I was the neoprene queen – Jacques Cousteau had nothing on me. Suckered into a tight black wetsuit, weight-belt on, the air-tank octopus grazing the back of my head, and my knees buckling under the burden of it all, I waited. Perspiration streamed down my face and prickled the back of my neck as I swayed heavily in the sweltering sun, eager to make my ungainly splash into the cool Coral Sea, off the north-east coast of Australia.
Having been there two years previously, I knew what glories lay ahead in the hidden water world, where fish shimmered like jewels among gardens of coral in fantastic colours.
“The coral’s not as good this year, because of El Nino,” the dive master had warned me while we loaded up the boat.
But nothing could prepare me for what I encountered on that dive.
The coral bed had been entirely drained of colour. I’d expected to see an underwater carpet of vivid pinks, yellows and purples, but the seabed looked as though it had been replaced by a polystyrene model, the colour of concrete. What remnants of life remained were fast being gobbled by a mass of crown-of-thorns starfish. It was profoundly shocking, and I swam anxiously back and forth trying to locate some evidence of the rich biodiversity from my visit two years previously. I ran out of air before I could find any.
Coral reefs are on track to be the first of the world's ecosystems to be entirely wiped out by humans. Some scientists estimate that reefs will have disappeared as soon as 2050 – many calculate atmospheric carbon dioxide concentration is already above the levels that will condemn corals to extinction.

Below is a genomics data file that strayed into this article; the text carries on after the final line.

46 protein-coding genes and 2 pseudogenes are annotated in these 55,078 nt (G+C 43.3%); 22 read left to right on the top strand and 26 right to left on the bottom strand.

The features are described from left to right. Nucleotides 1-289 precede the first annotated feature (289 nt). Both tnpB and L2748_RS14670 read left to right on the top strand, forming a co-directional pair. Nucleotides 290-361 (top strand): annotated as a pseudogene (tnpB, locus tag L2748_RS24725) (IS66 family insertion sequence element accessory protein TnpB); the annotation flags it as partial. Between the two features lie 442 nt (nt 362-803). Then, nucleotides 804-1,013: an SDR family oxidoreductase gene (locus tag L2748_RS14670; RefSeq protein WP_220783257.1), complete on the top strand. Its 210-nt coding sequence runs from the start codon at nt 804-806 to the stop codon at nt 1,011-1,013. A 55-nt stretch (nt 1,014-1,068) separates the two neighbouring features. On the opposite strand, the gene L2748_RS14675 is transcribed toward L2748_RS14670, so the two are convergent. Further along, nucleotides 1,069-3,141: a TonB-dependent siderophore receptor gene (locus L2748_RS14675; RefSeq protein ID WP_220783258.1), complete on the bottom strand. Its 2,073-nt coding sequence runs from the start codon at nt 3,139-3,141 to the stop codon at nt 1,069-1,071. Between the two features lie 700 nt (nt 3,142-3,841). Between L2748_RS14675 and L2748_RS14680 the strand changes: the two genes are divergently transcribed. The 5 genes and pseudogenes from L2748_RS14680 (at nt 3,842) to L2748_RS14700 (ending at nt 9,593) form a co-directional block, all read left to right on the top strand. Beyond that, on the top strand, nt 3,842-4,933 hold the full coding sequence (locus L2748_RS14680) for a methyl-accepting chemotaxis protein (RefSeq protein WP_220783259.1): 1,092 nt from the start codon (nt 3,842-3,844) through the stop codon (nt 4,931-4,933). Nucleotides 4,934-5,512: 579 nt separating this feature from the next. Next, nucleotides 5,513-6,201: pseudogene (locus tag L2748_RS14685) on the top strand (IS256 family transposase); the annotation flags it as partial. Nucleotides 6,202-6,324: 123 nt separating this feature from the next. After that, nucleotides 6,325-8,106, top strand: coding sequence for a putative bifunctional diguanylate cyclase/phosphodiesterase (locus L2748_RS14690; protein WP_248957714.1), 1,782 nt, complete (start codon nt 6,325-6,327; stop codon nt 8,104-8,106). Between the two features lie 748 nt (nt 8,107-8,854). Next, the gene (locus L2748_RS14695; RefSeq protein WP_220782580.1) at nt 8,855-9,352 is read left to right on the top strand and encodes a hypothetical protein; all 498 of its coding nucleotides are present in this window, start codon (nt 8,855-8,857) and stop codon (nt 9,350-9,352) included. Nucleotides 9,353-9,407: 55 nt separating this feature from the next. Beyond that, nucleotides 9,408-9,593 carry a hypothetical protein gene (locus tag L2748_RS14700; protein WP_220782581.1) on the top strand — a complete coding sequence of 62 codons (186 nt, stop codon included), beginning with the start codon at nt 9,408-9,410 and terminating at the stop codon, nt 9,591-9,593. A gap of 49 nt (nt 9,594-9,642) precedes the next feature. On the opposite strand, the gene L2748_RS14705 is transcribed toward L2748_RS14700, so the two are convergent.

If so, the Anthropocene – the Age of Man – will not only be far less colourful place, it will also be far poorer in terms of fish diversity, islands and coastlines will be more prone to erosion, and millions of livelihoods will be threatened. Coral reefs support a quarter of marine life on Earth – they contribute to half of the GDP in many Caribbean countries, from creating sandy beaches to harbouring the fish people eat. And as the sea levels rise, they provide vital protection against storm surges and inundation.
I had experienced the aftermath of the 1998 mass bleaching event caused by high sea temperatures from El Nino – globally, all coral reefs were effected, with 90% of the Indian Ocean’s colourful reefs killed, and 16% of reefs worldwide effectively destroyed. The effects caused by El Nino weren't related to human activity, but they give a chilling indication of our potential impact on marine life.
Before 1998, coral bleaching had been rare, localised and reefs recovered. Since then, there have been at least six major bleaching events, with the most recent and severe in 2010, when a vast area of Southeast Asia and the Indian Ocean was hit by warm waters, with Indonesian corals being particularly hard hit. When I dive now, I am shocked if I see healthy coral on a reef rather than the other way around.
Scientists estimate that over the past two decades at least 20% of Australia's Great Barrier Reef – the world's largest – has been destroyed, and up to 90% of coral has been lost in the Indian Ocean from East Africa to island states of Maldives and Seychelles.
Human-induced global warming has a double whammy effect on corals: higher ocean temperatures force the marine organisms to expel the colourful zooxanthallae algae that live inside its skeleton and that provide most of its nutrients; and oceans become more acidic as a result of absorbing higher levels of atmospheric carbon dioxide, slowing down the rate at which corals can build their calcium carbonate skeletons. During a coral bleaching event, reefs lose so much zooxanthallae that they become white and experience massive die-offs.